By EatingWell Editors
Heart disease is the world's number one killer. It is responsible for one in every three deaths. It affects women and men with no respect for geography or economics. Other facts about heart disease:
Fact: Cardiovascular disease is America's number-one killer, claiming 900,000 lives each year.
Fact: Some heart risk factors, such as family history, are out of your control.
Fact: A healthy diet and lifestyle are your best weapons against heart disease.
To help prevent cardiovascular disease, EatingWell’s nutrition experts recommend the following heart-healthy eating guidelines.
Don’t get caught up in the high-protein, low-carbohydrate diet hype. The best way to maintain a healthy weight is to consume the right number of calories (from healthful foods) for your age, size and lifestyle. Familiarize yourself with the calorie contents of foods and what “reasonable” portions look like. Aim for 30 minutes of moderate exercise (e.g., brisk walking) nearly every day. If you can’t devote 30 minutes all at once, break it up into 10-minute intervals.
Research links diets rich in fruits and vegetables with a lower risk for heart disease. Eat a variety, focusing on deeply colored vegetables and fruits (e.g., spinach, carrots and berries). They tend to be more nutritious than paler picks (e.g., potatoes and corn).
Eat 25 to 30 grams of total fiber daily. There are two kinds of fiber: soluble and insoluble. Research shows that soluble fiber, found in oats, beans, barley and citrus, helps reduce “bad” LDL cholesterol levels. Studies suggest that insoluble fiber—found in whole-wheat breads and cereals and vegetables—also helps protect your heart. Fiber extends the time food stays in your stomach, which may help you feel full for longer on fewer calories.
Keeping a cap on saturated fats, trans fats and dietary cholesterol helps reduce risk of heart disease primarily by lowering “bad” LDL cholesterol. Limit intake of saturated fats (in butter, full-fat dairy products and fatty meats) to less than 7 percent of daily calories—that’s 16 grams, if you’re consuming 2,000 calories. Avoid the artificial trans fats that are ubiquitous in fast foods and processed snacks, such as crackers and cookies. (Trans-fat tip-off: “partially hydrogenated oil” in the ingredients list.) Try to consume no more than 300 mg of dietary cholesterol daily. Do all of this simply—no number crunching required—by replacing whole-fat dairy with skim or 1% dairy products and replacing fatty meats with lean meats, fish and plant-based proteins, such as beans.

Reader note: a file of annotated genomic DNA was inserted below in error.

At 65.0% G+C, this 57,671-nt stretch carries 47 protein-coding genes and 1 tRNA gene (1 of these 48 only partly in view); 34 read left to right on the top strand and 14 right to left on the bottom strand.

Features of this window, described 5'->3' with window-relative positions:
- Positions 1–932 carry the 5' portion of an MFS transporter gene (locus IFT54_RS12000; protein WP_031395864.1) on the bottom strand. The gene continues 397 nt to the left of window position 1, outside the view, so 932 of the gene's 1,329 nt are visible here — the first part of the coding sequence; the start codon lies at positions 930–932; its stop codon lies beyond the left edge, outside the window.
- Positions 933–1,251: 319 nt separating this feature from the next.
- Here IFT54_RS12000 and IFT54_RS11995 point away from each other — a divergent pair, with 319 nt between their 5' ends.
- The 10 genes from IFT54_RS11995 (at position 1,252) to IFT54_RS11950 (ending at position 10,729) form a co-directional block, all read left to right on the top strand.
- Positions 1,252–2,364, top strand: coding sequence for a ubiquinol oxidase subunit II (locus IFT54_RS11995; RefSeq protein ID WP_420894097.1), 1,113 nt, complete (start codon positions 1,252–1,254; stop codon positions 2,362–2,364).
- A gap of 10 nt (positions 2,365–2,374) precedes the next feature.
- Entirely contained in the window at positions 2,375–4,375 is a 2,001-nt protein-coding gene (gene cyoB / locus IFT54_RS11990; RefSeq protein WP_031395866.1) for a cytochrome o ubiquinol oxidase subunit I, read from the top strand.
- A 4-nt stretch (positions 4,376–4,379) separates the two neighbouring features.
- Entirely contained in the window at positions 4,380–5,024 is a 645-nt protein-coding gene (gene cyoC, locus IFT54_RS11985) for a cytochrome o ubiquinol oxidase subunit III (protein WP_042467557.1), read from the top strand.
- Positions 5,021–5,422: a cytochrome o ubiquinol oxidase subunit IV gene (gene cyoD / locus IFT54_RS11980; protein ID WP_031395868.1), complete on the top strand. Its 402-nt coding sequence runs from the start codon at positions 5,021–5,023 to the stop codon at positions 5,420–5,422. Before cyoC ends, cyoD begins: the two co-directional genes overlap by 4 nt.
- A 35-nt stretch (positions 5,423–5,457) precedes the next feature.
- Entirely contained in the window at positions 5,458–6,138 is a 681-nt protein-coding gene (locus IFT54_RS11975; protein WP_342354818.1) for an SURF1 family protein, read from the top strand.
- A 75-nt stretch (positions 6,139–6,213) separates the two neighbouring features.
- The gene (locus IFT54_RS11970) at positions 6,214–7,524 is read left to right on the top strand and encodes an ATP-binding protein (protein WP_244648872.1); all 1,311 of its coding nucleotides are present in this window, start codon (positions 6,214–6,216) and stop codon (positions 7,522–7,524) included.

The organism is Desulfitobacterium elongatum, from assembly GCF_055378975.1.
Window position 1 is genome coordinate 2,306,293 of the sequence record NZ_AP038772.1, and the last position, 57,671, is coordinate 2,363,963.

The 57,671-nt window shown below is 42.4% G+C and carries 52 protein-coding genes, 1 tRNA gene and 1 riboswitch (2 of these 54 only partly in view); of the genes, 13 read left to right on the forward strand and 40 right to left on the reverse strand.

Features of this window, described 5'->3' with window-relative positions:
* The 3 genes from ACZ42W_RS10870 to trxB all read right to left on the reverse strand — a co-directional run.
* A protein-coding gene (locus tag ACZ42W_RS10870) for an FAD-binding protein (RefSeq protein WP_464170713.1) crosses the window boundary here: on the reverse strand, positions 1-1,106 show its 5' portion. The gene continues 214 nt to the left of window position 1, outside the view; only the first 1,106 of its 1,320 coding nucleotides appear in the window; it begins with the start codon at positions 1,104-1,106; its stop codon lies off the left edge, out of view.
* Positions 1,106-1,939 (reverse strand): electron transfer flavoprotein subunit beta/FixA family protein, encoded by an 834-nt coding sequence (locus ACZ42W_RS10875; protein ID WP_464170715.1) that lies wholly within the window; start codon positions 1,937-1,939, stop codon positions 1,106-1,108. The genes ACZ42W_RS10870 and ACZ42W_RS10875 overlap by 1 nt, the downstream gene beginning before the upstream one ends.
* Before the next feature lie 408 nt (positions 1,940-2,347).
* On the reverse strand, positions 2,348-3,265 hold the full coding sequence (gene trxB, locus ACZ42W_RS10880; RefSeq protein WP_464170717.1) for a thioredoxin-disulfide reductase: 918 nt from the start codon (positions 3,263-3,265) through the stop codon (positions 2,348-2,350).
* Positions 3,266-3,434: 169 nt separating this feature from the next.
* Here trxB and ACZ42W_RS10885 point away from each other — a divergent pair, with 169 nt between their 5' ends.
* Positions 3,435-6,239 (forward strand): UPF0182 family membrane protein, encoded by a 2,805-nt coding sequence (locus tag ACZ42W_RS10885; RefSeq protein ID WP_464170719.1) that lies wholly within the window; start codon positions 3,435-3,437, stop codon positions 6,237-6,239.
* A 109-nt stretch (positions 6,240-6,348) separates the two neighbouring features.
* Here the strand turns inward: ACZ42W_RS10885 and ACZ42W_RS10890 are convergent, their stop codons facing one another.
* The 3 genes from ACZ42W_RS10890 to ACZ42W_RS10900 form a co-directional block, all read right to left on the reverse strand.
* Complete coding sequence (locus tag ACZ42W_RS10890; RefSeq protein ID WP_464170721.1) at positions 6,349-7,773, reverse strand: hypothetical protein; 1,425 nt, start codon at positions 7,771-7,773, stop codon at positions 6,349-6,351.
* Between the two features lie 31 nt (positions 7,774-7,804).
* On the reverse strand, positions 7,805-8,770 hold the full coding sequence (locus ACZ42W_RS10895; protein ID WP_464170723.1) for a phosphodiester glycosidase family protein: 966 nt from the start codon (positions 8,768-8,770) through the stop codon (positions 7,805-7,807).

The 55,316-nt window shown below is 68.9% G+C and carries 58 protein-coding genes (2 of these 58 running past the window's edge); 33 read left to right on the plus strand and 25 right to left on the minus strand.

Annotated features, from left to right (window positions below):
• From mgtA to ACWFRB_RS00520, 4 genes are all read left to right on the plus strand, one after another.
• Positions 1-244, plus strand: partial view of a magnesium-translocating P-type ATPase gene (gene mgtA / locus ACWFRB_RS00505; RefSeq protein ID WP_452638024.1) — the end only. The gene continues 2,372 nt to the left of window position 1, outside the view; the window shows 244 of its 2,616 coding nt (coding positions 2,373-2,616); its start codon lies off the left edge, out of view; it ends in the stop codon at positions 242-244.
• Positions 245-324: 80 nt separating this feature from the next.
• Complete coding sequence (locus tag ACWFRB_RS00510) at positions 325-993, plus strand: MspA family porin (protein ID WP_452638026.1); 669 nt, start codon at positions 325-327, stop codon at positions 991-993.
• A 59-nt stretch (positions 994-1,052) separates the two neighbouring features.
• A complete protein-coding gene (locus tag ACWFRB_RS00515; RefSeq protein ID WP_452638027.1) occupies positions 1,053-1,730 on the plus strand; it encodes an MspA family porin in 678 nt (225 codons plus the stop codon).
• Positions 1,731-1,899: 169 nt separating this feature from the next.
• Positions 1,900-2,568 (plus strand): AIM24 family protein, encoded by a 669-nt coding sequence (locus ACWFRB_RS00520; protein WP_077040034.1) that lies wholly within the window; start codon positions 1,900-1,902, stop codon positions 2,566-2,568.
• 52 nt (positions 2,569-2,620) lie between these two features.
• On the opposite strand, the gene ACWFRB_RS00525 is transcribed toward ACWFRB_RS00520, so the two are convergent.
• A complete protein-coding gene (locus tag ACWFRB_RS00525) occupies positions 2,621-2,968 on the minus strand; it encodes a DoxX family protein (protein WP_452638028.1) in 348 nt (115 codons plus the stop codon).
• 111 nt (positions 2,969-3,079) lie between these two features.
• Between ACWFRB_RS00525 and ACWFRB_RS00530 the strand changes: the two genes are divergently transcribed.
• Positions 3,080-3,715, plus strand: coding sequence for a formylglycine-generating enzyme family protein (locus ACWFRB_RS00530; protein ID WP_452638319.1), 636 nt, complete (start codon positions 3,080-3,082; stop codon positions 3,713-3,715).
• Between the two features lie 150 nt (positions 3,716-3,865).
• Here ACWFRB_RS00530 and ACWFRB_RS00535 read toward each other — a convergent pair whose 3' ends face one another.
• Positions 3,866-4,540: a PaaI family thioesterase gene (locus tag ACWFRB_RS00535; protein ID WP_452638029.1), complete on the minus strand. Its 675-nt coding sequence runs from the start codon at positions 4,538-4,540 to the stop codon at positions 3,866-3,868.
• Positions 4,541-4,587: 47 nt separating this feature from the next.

Fish—especially “oily” kinds, such as salmon—are rich in the omega-3 fatty acids that, studies suggest, protect the heart. (Note: The Food and Drug Administration and Environmental Protection Agency advise pregnant and nursing mothers and women who may become pregnant to avoid certain types of seafood and limit others, as most fish contain mercury, which may be harmful to developing fetuses and young children whose nervous systems are still developing.) For men and women who won’t become pregnant, the benefits of eating fish frequently far outweigh any risks associated with mercury.
Americans’ consumption of added sugars (e.g., sucrose, high-fructose corn syrup) has risen about 25 percent in the last four decades. Added sugars are “empty” calories that supply few nutrients—and research links drinking lots of sugary beverages with weight gain.
Limit daily sodium intake to 2,300 milligrams (about 1 teaspoon). Call it supply-side salt-onomics: as salt intake increases, so does blood pressure. Your heart has to work harder to pump the added fluid your body retains from sodium. Reducing sodium intake can prevent hypertension and help reduce blood pressure if you’re taking medication.
If you consume alcohol, do so “moderately”—that’s two drinks per day for men, one drink for women. And while studies link moderate alcohol intake with reduced risk of heart disease, it doesn’t mean that teetotalers should take up drinking. Alcohol can be addictive and high intakes can contribute to hypertension.